It was a gloriously beautiful day in one of the most beautiful cities in the world. As we turned the corner to view the crashing waves of Baker Beach, a woman with a strong Russian accent asked me, "Vat is dat?"
"Baker Beach," I said.
"Oh. You know, I run dis course every year for last 7 years. I've never seen this view. BEAUTIFUL!"
And, she was right. I do recall this portion being socked in fog the last and only time I ran it. And it was BEAUTIFUL today!
So, I did not meet my "A" (aka "dreamer") goal of 2 hours, but I'm not disappointed. It was one of those amazingly gorgeous SF days where it's completely obvious why it's such a major tourist destination.
I didn't really know what would happen today. I felt like my running could be magical (like the weather), and originally, it felt like it just might be. But I also felt like there was a non-trivial chance my hip flexor could freak out and I'd have to drop out. It wasn't until Mile 11.5 when I finally realized I was in the clear and could just finish without fear.
Thanks to the taper and ramen and Onigiri from the Japan town mall for late night snack and breakfast, I went out feeling strong and had a great first couple miles. I stuck with F, as planned. Originally, we started behind 'em, so F and I tried to catch and pass the 4h marathon pace group before the hill in Fort Mason to avoid the crowds. Once we got close, it turned out, they were going too fast for me, so when we hit the hill at Fort Mason, I let Fio go. She stayed with them, more or less for the entire race, and crushed it with a 3:57 for her first marathon. Not too shabby for anyone, but in particular anyone on the hilly SF course, and a newbie who ran her first race ever (a 10K) in February of this year! I'm so proud and happy for her!
Even with the ease-off for the Fort Mason hill, I still hit mile 5 more or less on pace for the 2 hour goal.
But, as you can see, when we hit the uphill to head up to the base of the bridge, and I slowed to a crawl. Then I walked. If you look at the elevation profile, you can see why mile 5 may have been a doozy for me:
Once the 2 Hour goal was gone, I just tried to be smart. The rest of the race was all about just trying to keep my head in the game enough to do a job I was proud of. I did my best to save energy early on with walk breaks, to take advantage of the downhills (my strength), and to push myself to run the last 3 miles to the best of my ability without stopping to walk (except I may have grabbed some electrolytes or water). At around mile 10 or so, I set a sub 10:00/mile pace as my goal (which, conveniently, was 15 seconds per mile faster than my "I think I should be able to do this no matter what" goal of 10:15s/mile).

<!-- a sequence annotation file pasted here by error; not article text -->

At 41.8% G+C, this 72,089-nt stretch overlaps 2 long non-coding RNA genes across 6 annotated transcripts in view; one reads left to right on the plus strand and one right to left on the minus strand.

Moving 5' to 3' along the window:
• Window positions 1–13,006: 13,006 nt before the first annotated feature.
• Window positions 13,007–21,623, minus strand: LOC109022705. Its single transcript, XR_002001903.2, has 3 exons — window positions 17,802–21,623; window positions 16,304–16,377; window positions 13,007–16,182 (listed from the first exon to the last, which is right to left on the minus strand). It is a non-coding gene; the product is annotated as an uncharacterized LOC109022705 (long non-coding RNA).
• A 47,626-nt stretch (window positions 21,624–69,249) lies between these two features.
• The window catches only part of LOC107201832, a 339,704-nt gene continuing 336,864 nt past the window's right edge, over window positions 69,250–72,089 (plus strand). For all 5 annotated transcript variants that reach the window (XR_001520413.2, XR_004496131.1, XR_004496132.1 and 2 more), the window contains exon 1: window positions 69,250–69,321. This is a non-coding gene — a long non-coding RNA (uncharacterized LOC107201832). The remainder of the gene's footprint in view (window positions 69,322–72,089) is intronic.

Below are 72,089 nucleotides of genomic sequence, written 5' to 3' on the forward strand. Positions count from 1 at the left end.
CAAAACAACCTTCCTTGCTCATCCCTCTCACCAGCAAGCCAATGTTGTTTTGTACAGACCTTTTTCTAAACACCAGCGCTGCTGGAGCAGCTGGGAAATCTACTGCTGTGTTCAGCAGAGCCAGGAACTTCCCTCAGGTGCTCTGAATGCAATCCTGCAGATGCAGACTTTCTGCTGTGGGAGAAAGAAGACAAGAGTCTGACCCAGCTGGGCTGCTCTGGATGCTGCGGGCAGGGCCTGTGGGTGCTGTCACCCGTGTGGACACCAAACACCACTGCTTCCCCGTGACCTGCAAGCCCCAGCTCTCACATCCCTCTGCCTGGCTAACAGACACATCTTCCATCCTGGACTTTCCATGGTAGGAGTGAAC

As appears to be the norm for me lately, some crazy lady tried to race past me in the finishing shoot, so I sped up until I dropped her... (Dudes don't seem to do this to me? What is with the mid-pack ladies?)
In short, I was in approximately the shape I thought, but this course is much more difficult than I gave it credit for. I'd only done it once before, as the first half of the SFM, when I did the full with E2. Then, we did it in 2:19:55 and finished the full well before E2's 5 hour goal in a clean 4:38:26 (my one and only negative split, actually -- funny, before looking at the data, I didn't know I'd ever run a negative split marathon). I think the reality of the difficulty of the marathon distance obscured the reality of the difficulty of this course. Today, I realized that the SF First Half Marathon course makes the US Half look like a cakewalk.
I'm still evaluating my options, but today makes me think I'm actually in pretty darn good shape, and a return to the Rock 'n Roll SJ this year would be a great place to try to push the 2 hour mark. I know I've got it in me, but if there's one thing I've learned in 2013, it's that I'm not great at hills while I'm living and training at sea level on the SF bay. So perhaps the flat (but turning) SJ is the way to go...